4. ^ a b c d Barale, Michèle Aina (January 1, 1984). "Review". Frontiers: A Journal of Women Studies. 8 (1): 72–73. doi:10.2307/3346098. JSTOR 3346098.
  5. ^ a b c Lorde, Audre (January 1, 2007). Sister outsider: essays and speeches. Berkeley, Calif.: Crossing Press. ISBN 978-1-58091-186-3. OCLC 916065110.
  6. ^ Wall, Cheryl A. (1990). Changing Our Own Words: Essays on Criticism, Theory, and Writing by Black Women. Routledge. p. 154. ISBN 9780415054614. OL 18797423M.
  7. ^ a b c d e "Sister Outsider". Retrieved November 11, 2015.
  8. ^ Dudley, Rachel (January 2006). ""Confronting the Concept of Intersectionality: The Legacy of Audre Lord" by Rachel A. Dudley". Mcnair Scholars Journal. 10 (1): 39. Retrieved November 17, 2015.
  9. ^ "Audre Lorde's Life and Career". Retrieved November 17, 2015.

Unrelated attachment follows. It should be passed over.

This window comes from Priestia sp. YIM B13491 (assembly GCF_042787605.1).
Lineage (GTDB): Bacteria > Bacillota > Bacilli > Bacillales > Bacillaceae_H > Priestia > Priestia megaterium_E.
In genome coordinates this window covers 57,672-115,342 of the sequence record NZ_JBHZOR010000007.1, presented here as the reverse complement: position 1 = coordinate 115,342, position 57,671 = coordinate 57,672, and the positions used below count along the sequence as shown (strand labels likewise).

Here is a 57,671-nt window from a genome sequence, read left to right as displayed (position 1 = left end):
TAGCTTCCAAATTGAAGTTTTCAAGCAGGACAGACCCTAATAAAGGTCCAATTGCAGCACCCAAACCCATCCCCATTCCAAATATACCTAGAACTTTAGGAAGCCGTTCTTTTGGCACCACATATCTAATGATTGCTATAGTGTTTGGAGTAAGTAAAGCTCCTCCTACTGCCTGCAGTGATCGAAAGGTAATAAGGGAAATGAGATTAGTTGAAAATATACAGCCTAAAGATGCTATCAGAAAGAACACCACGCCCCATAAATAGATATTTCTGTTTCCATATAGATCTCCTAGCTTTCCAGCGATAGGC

10. ^ a b c d e Veaux, Alexis De (January 1, 2004). Warrior Poet: A Biography of Audre Lorde. W. W. Norton & Company. p. 336. ISBN 978-0-393-01954-4.
  11. ^ Ferguson, Roderick A. (Fall 2012). "Of Sensual Matters: On Audre Lorde's "Poetry Is Not a Luxury" and "Uses of the Erotic"". Women's Studies Quarterly. 40 (3/4): 295–300. doi:10.1353/wsq.2013.0017. JSTOR 23333505. S2CID 85725246 – via JSTOR.
  12. ^ a b Olson, Lester C. (February 1, 1997). "On the margins of rhetoric: Audre lorde transforming silence into language and action". Quarterly Journal of Speech. 83 (1): 49–70. doi:10.1080/00335639709384171. ISSN 0033-5630.
  13. ^ "Audre Lorde on Being a Black Lesbian Feminist". Retrieved November 26, 2015.